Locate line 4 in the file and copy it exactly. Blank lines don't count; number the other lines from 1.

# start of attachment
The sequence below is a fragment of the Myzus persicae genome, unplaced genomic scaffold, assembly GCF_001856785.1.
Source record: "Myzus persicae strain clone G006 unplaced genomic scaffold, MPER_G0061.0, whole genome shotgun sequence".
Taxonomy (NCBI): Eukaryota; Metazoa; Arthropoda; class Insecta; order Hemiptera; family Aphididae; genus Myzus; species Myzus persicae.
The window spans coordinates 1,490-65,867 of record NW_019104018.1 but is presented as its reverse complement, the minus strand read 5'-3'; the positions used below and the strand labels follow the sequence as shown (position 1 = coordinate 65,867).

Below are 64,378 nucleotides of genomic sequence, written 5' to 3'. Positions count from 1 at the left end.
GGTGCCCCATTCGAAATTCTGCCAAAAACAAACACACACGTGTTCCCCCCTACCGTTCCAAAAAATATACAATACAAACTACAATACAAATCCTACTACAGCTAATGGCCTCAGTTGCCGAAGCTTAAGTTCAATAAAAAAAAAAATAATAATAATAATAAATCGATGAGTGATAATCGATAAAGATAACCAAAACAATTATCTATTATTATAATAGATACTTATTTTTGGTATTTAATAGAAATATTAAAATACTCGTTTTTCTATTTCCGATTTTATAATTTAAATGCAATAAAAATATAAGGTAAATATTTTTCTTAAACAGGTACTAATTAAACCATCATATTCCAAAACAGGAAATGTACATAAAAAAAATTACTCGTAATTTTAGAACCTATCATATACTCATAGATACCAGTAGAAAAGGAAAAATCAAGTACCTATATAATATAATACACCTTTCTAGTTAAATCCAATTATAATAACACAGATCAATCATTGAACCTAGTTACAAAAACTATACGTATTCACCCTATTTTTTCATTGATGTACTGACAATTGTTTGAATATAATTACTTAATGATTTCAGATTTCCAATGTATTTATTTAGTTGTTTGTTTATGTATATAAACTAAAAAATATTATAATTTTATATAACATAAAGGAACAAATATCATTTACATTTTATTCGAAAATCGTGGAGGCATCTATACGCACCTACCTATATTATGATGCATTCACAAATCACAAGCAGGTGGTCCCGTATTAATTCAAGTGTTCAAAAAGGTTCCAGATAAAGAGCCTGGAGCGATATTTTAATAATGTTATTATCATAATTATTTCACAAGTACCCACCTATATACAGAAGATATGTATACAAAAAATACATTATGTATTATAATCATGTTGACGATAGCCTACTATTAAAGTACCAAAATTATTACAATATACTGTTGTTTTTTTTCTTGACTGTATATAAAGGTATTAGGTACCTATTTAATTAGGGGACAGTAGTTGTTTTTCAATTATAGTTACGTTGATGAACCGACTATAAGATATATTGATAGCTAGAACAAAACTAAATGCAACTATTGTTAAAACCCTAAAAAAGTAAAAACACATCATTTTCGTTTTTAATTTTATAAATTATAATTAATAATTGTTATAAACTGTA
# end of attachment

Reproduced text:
The window spans coordinates 1,490-65,867 of record NW_019104018.1 but is presented as its reverse complement, the minus strand read 5'-3'; the positions used below and the strand labels follow the sequence as shown (position 1 = coordinate 65,867).